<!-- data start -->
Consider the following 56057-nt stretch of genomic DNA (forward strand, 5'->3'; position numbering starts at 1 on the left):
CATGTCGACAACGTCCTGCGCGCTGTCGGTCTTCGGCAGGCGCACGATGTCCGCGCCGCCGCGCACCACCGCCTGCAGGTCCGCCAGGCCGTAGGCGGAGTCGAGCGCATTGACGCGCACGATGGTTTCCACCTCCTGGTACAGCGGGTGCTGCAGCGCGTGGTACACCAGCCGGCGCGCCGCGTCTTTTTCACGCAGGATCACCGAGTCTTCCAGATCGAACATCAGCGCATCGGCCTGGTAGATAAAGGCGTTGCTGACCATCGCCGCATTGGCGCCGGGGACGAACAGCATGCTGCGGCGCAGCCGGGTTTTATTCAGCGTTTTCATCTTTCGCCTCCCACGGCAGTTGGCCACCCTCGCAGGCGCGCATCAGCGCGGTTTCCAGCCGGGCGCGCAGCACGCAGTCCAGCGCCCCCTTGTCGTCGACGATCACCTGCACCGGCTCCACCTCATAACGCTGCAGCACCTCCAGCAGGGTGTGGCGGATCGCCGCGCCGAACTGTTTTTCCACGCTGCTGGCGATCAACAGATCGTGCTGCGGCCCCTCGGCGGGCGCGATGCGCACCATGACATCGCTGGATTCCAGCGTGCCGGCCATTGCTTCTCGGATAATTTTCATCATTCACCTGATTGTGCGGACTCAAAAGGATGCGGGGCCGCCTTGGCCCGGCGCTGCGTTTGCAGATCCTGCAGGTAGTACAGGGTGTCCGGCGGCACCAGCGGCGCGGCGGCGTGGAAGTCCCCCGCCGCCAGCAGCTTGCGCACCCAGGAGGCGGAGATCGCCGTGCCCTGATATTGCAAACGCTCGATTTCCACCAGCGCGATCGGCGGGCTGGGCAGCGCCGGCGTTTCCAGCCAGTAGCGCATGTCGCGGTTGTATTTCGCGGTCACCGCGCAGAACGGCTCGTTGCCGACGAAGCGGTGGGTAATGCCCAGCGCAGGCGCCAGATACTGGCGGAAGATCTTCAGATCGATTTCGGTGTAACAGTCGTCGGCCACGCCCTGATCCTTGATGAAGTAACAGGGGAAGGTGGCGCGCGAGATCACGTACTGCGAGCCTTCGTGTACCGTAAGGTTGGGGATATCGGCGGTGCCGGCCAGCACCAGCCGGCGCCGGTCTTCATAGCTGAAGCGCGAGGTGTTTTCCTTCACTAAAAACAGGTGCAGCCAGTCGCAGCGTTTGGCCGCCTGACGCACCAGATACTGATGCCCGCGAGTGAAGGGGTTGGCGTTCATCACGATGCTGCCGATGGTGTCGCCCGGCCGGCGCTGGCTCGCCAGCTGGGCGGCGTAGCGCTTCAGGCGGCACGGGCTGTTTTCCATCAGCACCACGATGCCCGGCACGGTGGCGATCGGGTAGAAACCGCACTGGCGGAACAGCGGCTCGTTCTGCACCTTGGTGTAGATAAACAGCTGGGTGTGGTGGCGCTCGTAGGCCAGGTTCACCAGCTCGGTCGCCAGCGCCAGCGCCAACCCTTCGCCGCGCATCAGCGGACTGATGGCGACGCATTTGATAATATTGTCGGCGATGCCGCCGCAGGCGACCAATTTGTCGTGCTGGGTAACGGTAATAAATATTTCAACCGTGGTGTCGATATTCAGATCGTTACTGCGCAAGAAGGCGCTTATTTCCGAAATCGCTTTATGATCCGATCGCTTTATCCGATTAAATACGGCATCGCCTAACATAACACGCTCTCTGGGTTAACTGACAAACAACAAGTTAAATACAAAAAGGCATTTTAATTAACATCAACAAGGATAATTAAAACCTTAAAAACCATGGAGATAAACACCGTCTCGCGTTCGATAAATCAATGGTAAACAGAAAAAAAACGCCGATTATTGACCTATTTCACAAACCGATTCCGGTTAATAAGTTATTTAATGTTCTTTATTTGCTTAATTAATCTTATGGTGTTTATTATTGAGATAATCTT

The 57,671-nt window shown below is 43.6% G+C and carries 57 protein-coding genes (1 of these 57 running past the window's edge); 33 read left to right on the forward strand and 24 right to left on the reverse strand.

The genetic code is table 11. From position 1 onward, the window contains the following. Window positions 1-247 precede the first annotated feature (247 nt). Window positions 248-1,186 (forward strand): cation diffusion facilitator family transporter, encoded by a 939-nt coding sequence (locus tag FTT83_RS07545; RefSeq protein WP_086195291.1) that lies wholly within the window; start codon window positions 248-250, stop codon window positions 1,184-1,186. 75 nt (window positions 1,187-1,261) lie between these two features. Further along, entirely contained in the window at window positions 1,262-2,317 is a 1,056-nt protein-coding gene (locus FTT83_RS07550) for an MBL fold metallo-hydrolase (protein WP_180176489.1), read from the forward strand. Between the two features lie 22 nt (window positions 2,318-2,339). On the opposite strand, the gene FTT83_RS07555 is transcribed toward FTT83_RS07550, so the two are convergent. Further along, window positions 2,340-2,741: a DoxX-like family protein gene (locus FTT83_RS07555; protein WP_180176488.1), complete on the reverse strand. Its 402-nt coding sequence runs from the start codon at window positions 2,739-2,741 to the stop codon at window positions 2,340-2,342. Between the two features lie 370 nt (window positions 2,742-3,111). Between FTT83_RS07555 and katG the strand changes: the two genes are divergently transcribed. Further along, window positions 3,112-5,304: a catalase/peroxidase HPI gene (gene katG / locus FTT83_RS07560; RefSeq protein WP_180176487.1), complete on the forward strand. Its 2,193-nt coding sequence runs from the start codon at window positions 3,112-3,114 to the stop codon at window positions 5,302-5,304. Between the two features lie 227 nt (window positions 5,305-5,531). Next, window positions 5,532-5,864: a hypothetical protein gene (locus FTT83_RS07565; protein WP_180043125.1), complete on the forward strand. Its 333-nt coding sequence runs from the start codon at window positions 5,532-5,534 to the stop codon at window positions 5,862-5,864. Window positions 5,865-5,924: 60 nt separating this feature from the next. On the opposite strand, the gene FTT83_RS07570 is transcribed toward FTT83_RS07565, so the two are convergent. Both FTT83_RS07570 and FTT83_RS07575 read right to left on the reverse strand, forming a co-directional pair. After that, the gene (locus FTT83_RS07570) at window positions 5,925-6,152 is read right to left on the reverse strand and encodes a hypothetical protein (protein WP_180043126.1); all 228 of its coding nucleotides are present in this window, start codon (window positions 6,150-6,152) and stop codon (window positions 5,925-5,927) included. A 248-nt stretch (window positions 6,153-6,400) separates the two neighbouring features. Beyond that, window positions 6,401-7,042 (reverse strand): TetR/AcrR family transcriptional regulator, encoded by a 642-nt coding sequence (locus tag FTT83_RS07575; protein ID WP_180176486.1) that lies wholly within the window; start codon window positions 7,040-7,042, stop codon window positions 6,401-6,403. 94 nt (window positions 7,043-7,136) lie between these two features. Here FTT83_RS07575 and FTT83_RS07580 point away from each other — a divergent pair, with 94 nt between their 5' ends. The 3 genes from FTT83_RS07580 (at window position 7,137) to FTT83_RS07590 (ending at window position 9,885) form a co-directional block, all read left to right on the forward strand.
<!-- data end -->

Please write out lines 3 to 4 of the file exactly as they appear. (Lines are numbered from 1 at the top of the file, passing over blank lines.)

The 57,671-nt window shown below is 43.6% G+C and carries 57 protein-coding genes (1 of these 57 running past the window's edge); 33 read left to right on the forward strand and 24 right to left on the reverse strand.

The genetic code is table 11. From position 1 onward, the window contains the following. Window positions 1-247 precede the first annotated feature (247 nt). Window positions 248-1,186 (forward strand): cation diffusion facilitator family transporter, encoded by a 939-nt coding sequence (locus tag FTT83_RS07545; RefSeq protein WP_086195291.1) that lies wholly within the window; start codon window positions 248-250, stop codon window positions 1,184-1,186. 75 nt (window positions 1,187-1,261) lie between these two features. Further along, entirely contained in the window at window positions 1,262-2,317 is a 1,056-nt protein-coding gene (locus FTT83_RS07550) for an MBL fold metallo-hydrolase (protein WP_180176489.1), read from the forward strand. Between the two features lie 22 nt (window positions 2,318-2,339). On the opposite strand, the gene FTT83_RS07555 is transcribed toward FTT83_RS07550, so the two are convergent. Further along, window positions 2,340-2,741: a DoxX-like family protein gene (locus FTT83_RS07555; protein WP_180176488.1), complete on the reverse strand. Its 402-nt coding sequence runs from the start codon at window positions 2,739-2,741 to the stop codon at window positions 2,340-2,342. Between the two features lie 370 nt (window positions 2,742-3,111). Between FTT83_RS07555 and katG the strand changes: the two genes are divergently transcribed. Further along, window positions 3,112-5,304: a catalase/peroxidase HPI gene (gene katG / locus FTT83_RS07560; RefSeq protein WP_180176487.1), complete on the forward strand. Its 2,193-nt coding sequence runs from the start codon at window positions 3,112-3,114 to the stop codon at window positions 5,302-5,304. Between the two features lie 227 nt (window positions 5,305-5,531). Next, window positions 5,532-5,864: a hypothetical protein gene (locus FTT83_RS07565; protein WP_180043125.1), complete on the forward strand. Its 333-nt coding sequence runs from the start codon at window positions 5,532-5,534 to the stop codon at window positions 5,862-5,864. Window positions 5,865-5,924: 60 nt separating this feature from the next. On the opposite strand, the gene FTT83_RS07570 is transcribed toward FTT83_RS07565, so the two are convergent. Both FTT83_RS07570 and FTT83_RS07575 read right to left on the reverse strand, forming a co-directional pair. After that, the gene (locus FTT83_RS07570) at window positions 5,925-6,152 is read right to left on the reverse strand and encodes a hypothetical protein (protein WP_180043126.1); all 228 of its coding nucleotides are present in this window, start codon (window positions 6,150-6,152) and stop codon (window positions 5,925-5,927) included. A 248-nt stretch (window positions 6,153-6,400) separates the two neighbouring features. Beyond that, window positions 6,401-7,042 (reverse strand): TetR/AcrR family transcriptional regulator, encoded by a 642-nt coding sequence (locus tag FTT83_RS07575; protein ID WP_180176486.1) that lies wholly within the window; start codon window positions 7,040-7,042, stop codon window positions 6,401-6,403. 94 nt (window positions 7,043-7,136) lie between these two features. Here FTT83_RS07575 and FTT83_RS07580 point away from each other — a divergent pair, with 94 nt between their 5' ends. The 3 genes from FTT83_RS07580 (at window position 7,137) to FTT83_RS07590 (ending at window position 9,885) form a co-directional block, all read left to right on the forward strand.